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Master and Servant.

The term "defective machinery,"
as used in Sec. 3365-21, Rev. Stat.,
relating to prima facie negligence,
is not restricted to defective con-
struction or something absent from
the machinery, but applies to
machinery which has been allowed
to become out of repair, gummed
up or so dirty that it will not ope-
rate as it is designed to or should
operate; but the presumption of
negligence from such defects is re-

The fact that the master carries
indemnity insurance against loss
on account of damages to employees
in no way affects his liability for
personal injuries or the right to re-
cover for wrongful death; nor does
such fact have a tendency to show
a lack of care, on the part of the
master, for the safety of employees.
Rupp v. Shaffer.

The admission of evidence in an
action for damages for wrongful
death, as to the master's procuring
an insurance policy indemnifying
him against loss by reason of dam-
ages recovered against him for in-
jury to employees in his service.

Section 6986-1. Rev. Stat.. pro-
hibiting the employment of chil-
dren under sixteen years of age to
operate a dangerous machine,
makes it evidence of negligence to
employ a child under such age, for
such purpose, because the statute
indicates that such children are un-
fit by reason of their indiscretion
to be so employed. Breckenridge
Co. v. Reagan.

It is the duty of a manufacturing
company to give a girl of the age
of fifteen years, in entering their
emplov and having no experience
in the operation
of machines,
proper instruction as to the manipu-
lation, and dangers of operation, of
a machine.

The question whether a person
emploved by a manufacturing com-
pany to operate a machine was given
such instructions as to method of
operating, dangers, etc., as should
have been given under the circum-
stances, and in view of the age of
employee, is for the jury.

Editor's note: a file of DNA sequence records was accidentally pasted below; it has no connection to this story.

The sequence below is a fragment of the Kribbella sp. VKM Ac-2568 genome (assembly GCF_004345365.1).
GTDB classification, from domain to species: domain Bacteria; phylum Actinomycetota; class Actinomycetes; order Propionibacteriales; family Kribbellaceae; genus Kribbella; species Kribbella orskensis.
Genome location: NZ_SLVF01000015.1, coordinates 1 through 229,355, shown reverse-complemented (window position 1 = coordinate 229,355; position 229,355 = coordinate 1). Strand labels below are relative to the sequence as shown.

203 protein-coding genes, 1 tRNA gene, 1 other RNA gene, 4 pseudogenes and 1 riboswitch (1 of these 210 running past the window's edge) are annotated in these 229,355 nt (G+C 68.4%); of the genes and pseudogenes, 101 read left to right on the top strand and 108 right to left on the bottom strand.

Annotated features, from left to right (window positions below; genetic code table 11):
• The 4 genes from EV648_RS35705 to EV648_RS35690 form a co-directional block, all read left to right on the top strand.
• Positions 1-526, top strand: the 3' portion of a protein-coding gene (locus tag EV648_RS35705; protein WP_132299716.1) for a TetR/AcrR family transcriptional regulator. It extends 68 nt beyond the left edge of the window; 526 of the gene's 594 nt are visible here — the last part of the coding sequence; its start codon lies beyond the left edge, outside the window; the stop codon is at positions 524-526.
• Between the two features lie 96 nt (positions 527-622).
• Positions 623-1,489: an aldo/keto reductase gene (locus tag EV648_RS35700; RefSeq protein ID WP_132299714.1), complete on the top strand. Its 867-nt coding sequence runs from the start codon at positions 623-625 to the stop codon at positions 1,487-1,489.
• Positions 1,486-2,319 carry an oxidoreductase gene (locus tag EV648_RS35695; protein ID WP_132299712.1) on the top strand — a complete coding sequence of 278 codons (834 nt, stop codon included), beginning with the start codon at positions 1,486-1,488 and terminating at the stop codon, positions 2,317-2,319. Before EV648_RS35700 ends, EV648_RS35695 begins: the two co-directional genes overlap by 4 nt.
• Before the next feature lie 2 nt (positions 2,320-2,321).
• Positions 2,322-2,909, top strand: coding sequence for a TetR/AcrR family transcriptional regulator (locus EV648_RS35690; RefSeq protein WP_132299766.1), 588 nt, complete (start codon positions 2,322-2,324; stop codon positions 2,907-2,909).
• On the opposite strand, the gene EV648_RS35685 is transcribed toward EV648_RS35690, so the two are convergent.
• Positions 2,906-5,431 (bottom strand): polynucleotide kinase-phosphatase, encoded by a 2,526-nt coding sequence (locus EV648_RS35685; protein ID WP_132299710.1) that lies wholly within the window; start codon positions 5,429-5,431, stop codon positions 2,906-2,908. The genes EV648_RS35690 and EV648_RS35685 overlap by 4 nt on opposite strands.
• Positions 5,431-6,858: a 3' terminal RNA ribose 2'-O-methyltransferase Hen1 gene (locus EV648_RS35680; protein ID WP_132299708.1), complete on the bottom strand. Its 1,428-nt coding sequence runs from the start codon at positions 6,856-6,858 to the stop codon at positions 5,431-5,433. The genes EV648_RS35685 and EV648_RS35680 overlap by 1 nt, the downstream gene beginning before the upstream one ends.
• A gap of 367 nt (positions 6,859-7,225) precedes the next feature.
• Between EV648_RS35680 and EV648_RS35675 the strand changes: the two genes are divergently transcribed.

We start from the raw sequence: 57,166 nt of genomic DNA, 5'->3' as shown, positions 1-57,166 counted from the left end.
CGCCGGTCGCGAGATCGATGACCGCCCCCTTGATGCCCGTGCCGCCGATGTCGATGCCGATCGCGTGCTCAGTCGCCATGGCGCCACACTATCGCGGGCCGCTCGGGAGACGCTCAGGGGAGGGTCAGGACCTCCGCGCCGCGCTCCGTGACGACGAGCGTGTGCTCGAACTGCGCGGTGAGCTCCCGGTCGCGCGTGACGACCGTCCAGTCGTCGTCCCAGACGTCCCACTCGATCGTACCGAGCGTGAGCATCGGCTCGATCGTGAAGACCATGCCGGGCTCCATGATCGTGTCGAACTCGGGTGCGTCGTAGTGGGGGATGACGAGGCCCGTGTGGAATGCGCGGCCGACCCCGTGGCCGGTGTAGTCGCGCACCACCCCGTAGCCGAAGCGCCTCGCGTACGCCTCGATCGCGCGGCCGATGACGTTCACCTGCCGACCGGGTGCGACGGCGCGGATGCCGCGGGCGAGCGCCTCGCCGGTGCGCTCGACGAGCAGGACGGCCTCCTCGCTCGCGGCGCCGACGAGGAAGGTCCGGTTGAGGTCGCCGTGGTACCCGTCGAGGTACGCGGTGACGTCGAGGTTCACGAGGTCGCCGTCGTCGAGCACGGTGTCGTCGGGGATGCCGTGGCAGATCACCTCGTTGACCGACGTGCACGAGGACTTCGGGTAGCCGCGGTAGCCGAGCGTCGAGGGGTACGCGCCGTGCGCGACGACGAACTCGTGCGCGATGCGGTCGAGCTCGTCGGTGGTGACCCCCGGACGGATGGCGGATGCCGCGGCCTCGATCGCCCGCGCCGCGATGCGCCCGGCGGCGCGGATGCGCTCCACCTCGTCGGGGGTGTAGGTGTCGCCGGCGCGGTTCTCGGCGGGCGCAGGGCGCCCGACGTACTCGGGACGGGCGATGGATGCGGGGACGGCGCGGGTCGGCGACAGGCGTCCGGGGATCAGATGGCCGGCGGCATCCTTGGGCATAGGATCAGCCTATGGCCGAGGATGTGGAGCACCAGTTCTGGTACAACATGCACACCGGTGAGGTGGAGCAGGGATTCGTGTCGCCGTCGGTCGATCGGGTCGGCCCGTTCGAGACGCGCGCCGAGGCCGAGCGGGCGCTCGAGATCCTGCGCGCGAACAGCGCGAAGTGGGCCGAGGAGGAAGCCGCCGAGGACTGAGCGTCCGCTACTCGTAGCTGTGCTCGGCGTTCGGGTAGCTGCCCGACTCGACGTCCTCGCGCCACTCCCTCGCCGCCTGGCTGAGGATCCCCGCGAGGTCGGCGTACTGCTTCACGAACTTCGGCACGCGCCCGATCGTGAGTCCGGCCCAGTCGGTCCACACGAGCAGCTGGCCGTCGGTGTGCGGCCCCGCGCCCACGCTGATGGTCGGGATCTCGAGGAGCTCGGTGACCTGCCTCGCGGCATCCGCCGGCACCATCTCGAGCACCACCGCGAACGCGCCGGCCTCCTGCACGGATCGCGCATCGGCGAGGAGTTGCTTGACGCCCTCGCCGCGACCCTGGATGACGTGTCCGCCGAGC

It cannot be said as a matter of
law that a girl fifteen years of age
was guilty of contributory negli-
gence in continuing to work on such
a machine after reporting its con-
dition to a foreman whose business

it was to repair it, and being di-
rected by him to continue her work,
and promised that it would be re-
paired. The question was properly
submitted to the jury and their ver-
dict will not be disturbed.

There is a difference in the obli-
gation of the employer, in respect
to furnishing a suitable place for
the employee to work, where the
work is done upon the premises of
a third party, instead of at the shop
or factory of the employer. Shadle
v. Illuminating Co.

A switch tender, employed in a
railroad yard, whose duty is to open
and close such switches as notified
by the different conductors and en-
gineers, is not a fellow servant of
the conductor and engineer of a
yard engine within the meaning of
Secs. 3365-22, Rev. Stat., notwith-
standing the conductor, engineer,
and switch tender are controlled by
the yardmaster. The railroad com-
pany is, therefore, liable for the
negligence of such conductor or en-
gineer by reason of which the
switch tender is injured. Lake
Shore & M. S. Ry. Co. v. Pero. 25

Under circumstances stated in the
preceding paragraph, where such
employee knew that leaving his
station at the tubing line would
cause the elevator to fall, even if the
order directing him to do so had
been accompanied by a threat that
he would lose his emplovment if he
failed to obey it, he would not be ex-
cused for doing so or entitled to re-
cover for resulting injuries. Gen-
sen v. Oil Co.

Where, in removing or inserting
sucker rods in an oil well, by ex-
perienced employees, an order was
given by the foreman to a person in
charge of the tubing line, which was
required to be kept taut in order to
prevent the elevator from falling,
directing him to leave his station
and go to another place to start
the engine, which, by reason of de-
fects, had stopped, the voluntary
action of such employee in obeying
such order, though knowing that
the result of releasing the tubing
line would endanger him, in a cause
intervening which will defeat re-
covery, on account of defective